How to start a family cleaning routineEveryone is busy. You’re especially busy if you have a family: you and/or your spouse works, your kids have school and then soccer practice and piano lessons and play dates and dinner needs to be cooked and groceries need to be bought and the dog must be walked and… There is a lot to be done everyday. It can be overwhelming to get it all done and also keep the house clean, especially when it all falls on you. That’s why we’ve put together these tips to help you create a family cleaning schedule to get everyone in your house to help clean and do chores.

Lay Out the Ground Rules

If your family isn’t used to having to chores, it can be difficult to get everyone on the same page. In order to kick off your family cleaning schedule, have a family meeting to discuss it. Let your family know that everyone is expected to participate in the cleaning of the house. Make sure that they understand that this is how it is, and there will be no complaining or avoiding it. Do this lovingly. Explain that everyone lives in the house and has a responsibility to the family. You aren’t trying to be mean by making your kids clean, you want them to help the family and learn how to care for themselves and their own future homes.

Assign Out Chores

Kids have a very different idea of what clean means. They might not notice the dishes on their nightstand or the pile of shoes in the corner of the living room. You can’t just tell kids to clean the house or it won’t get done, at least not satisfactorily. You have to make it very specific what needs to be done and who is responsible for it. Consider making a chore chart that clearly lists who is responsible for each chore and how often it needs to get down. You can make this a sticker chart, or laminate and use dry-erase markers to make it reusable. This will help everyone know what they need to do.

Be Sure to Get Everyone Involved

If you want your family cleaning schedule to work, you need to make sure that everyone in your family is involved. This includes the youngest ones. Obviously, infants can’t clean, but even toddlers can be assigned simple chores. This will help it feel more fair for everyone in your family and help your young children grow up knowing how to clean and work. Some appropriate chores for toddlers include picking up their toys and dirty clothes, moving clothes from the washer to the dryer (if you have a front loader they can reach), putting away silverware or other nonbreakable dishes, and more. As your children grow, you can add more responsibilities, but the important part is to start while they are young if you can.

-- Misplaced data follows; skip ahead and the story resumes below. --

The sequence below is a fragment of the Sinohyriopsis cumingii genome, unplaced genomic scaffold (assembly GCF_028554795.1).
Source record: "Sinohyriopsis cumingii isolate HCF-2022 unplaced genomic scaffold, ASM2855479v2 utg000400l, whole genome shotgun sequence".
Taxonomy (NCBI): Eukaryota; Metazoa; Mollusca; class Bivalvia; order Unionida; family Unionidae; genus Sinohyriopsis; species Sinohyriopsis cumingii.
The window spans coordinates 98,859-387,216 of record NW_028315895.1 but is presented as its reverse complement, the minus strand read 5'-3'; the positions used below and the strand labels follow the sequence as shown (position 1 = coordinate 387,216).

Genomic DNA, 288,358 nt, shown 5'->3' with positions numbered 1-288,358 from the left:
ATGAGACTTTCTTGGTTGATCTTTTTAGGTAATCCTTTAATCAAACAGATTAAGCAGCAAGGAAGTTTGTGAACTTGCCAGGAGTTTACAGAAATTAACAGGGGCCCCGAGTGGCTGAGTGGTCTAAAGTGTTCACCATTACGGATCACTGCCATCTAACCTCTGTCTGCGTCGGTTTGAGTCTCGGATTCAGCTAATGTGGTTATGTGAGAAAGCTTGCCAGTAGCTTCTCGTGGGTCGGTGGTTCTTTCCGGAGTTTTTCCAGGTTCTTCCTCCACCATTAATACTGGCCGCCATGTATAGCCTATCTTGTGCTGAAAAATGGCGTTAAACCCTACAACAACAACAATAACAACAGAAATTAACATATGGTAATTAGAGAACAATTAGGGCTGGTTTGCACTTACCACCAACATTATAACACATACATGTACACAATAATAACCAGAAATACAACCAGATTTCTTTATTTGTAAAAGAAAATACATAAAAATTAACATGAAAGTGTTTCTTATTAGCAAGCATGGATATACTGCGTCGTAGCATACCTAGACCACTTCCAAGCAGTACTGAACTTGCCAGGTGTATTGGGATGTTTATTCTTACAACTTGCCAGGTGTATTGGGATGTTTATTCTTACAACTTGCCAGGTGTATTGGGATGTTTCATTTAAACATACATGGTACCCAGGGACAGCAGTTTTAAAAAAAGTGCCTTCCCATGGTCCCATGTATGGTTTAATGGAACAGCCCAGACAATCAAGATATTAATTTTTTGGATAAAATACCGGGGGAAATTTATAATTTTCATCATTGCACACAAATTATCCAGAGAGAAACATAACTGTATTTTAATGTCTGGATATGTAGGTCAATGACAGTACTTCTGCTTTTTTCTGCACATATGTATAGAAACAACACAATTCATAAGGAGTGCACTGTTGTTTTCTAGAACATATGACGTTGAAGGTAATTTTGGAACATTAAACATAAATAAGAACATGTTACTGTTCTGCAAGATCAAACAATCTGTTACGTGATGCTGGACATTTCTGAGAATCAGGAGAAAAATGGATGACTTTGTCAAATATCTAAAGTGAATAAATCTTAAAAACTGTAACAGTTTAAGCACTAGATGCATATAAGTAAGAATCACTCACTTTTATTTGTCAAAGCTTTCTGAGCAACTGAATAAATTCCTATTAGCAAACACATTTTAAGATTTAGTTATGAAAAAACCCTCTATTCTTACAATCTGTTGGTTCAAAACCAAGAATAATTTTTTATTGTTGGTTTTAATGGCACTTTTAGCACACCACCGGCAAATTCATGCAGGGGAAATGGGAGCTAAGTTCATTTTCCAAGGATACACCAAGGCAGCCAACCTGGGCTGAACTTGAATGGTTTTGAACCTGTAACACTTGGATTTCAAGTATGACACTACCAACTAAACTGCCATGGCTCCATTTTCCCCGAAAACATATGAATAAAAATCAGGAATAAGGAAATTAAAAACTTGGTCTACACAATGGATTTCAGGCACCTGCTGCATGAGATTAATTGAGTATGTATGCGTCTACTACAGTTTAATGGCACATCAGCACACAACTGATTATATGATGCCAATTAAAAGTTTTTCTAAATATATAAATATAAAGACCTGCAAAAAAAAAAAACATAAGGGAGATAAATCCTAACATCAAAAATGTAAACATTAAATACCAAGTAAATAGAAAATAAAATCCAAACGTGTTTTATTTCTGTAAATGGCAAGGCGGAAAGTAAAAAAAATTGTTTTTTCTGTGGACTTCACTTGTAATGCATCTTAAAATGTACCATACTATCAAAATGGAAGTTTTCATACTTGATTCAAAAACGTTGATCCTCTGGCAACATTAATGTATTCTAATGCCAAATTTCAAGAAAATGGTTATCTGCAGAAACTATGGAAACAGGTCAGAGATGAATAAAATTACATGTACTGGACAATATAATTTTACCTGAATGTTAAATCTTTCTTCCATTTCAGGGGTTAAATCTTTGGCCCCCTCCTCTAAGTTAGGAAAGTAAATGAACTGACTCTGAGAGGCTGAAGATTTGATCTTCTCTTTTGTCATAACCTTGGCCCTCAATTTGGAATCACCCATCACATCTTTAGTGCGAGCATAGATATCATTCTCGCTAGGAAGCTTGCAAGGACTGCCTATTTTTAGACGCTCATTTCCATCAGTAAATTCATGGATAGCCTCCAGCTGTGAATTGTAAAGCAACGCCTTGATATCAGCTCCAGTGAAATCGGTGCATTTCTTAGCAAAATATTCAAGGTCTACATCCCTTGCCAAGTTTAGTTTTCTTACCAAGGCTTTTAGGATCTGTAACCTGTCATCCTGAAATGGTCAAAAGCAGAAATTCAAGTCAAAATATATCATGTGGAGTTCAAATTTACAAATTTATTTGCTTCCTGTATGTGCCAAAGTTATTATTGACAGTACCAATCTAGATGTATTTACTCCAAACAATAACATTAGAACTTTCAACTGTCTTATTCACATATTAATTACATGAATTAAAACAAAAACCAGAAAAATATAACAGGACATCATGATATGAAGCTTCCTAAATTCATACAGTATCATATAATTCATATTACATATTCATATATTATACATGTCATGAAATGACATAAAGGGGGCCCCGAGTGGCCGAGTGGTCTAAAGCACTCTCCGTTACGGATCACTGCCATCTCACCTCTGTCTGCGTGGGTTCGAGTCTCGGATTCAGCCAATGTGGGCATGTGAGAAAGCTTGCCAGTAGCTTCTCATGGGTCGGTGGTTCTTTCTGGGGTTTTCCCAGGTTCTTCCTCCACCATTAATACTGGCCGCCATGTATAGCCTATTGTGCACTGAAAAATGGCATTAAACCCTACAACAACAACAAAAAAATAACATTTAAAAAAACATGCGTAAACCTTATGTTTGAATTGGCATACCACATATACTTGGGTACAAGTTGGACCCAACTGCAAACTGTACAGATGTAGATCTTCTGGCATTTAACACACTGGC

Implement a Reward System

In your family meeting, discuss implementing a reward for completing chores. Many parents give out an allowance for chore completion, however many other parents feel like children shouldn’t need to be rewarded in order to help around the house. If that’s how you feel, a good compromise could be to not have assigned chores on Saturday. If all the chores are done by the weekend, then you can have some family time to do a fun activity. If chores aren’t done, then you have to catch up on Saturday. This teaches kids and consequences and encourages them to do chores, without tying rewards to a monetary reward.

Don’t Forget About Bigger Chores

Your chore charts will probably include the chores that need to get done daily or weekly. However, what about the bigger chores that are done less often? Pull out your calendar and schedule out when you will get the carpets cleaned (we can help with that!), clean the gutters, clear out the garage, and other tasks that aren’t frequent enough to include in your weekly chore charts. This way, you’ll make sure that everything gets done.

SaveSave